Upon realizing my kinship with this fictional bunny, I thought, “Why couldn’t I be more like Peter the Apostle rather than Peter the Rabbit?” Peter has always been one of my favorite Bible personalities. He was passionate, determined, and a doer. Before he set his eyes on Jesus, he had already set his heart on Him. (In John 1:41, when Andrew told Peter about Jesus he said, “We have found the Messiah.” This shows they had been earnestly seeking Him.) Peter was impulsive, which sometimes led to less than ideal responses such as, “You shall never wash my feet, Lord.” (John 13:8 paraphrased) and less than ideal reactions such as the cutting off of a soldier’s ear (John 18:10). But to Peter’s credit, these fumbles only show his love and commitment for his Lord; they show his desire to declare and defend the Son of God. That’s who I want to be like! That’s the consuming passion I want to exhibit! True, there are some messes along the way, but at least this Peter didn’t get hung up in a net…or did he?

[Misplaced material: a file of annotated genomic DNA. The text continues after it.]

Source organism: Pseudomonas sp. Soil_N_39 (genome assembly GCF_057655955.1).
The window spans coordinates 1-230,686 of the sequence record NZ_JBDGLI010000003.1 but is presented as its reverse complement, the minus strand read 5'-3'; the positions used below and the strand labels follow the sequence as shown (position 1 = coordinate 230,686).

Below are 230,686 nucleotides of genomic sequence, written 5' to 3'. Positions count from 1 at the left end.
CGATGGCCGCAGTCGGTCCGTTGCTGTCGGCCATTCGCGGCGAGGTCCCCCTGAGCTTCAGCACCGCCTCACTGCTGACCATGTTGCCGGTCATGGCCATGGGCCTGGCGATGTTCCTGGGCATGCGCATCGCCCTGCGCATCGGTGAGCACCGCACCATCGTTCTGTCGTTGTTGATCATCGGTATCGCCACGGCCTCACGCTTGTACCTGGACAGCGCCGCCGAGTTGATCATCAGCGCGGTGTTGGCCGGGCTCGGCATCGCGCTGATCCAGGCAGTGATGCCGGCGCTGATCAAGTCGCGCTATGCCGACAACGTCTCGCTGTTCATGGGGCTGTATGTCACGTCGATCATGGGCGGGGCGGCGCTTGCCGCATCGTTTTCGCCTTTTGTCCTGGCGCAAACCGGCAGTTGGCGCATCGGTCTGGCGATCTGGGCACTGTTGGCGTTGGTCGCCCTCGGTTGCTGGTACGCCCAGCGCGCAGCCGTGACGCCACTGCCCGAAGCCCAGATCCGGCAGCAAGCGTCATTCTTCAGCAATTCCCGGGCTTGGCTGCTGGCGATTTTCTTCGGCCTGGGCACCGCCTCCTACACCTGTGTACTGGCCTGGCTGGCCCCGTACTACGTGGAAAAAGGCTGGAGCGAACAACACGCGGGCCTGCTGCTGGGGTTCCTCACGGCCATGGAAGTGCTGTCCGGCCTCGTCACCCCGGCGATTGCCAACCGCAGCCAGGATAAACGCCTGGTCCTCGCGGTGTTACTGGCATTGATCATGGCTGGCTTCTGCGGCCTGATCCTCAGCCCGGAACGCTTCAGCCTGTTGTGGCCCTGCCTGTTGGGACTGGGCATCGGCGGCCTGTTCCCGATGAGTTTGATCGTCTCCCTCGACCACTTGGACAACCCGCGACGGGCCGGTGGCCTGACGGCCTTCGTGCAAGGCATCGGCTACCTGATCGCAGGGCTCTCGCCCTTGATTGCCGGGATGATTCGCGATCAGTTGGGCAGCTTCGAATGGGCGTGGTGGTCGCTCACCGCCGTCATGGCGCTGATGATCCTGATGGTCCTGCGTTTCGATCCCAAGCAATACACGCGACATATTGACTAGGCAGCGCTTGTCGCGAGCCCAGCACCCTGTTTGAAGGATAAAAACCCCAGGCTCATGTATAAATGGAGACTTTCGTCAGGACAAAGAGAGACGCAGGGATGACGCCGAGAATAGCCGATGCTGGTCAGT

Peter was a fisherman, so he would have come in contact with a lot of nets. They were a tool of his trade. He bought them, cast them, cleaned them, and mended them. But did he ever get stuck in them? Yes, he did; even the apostle Peter had encounters with nets of entrapment. There were two types of nets that caught Peter. The first was the figurative net of fear; this one wrapped around him on the night of Jesus’ arrest and of his all too well documented denials. Having seen Jesus’ arrest, and His acceptance of it, Peter followed after his shackled Lord. But in the midst of confusion and mind-numbing incomprehension, Peter’s fear overtook him. Reeling from the night’s events, Peter denies three times that he is in any way associated with Jesus. Denial number one, “I am not a disciple of Jesus!”…left foot enters net; denial number two, “No, I am not His disciple!”…right foot enters net; denial number three, “I was not in the garden with this Man!”… net closes and secures its prey. (Read John 18:15-27 for this account.)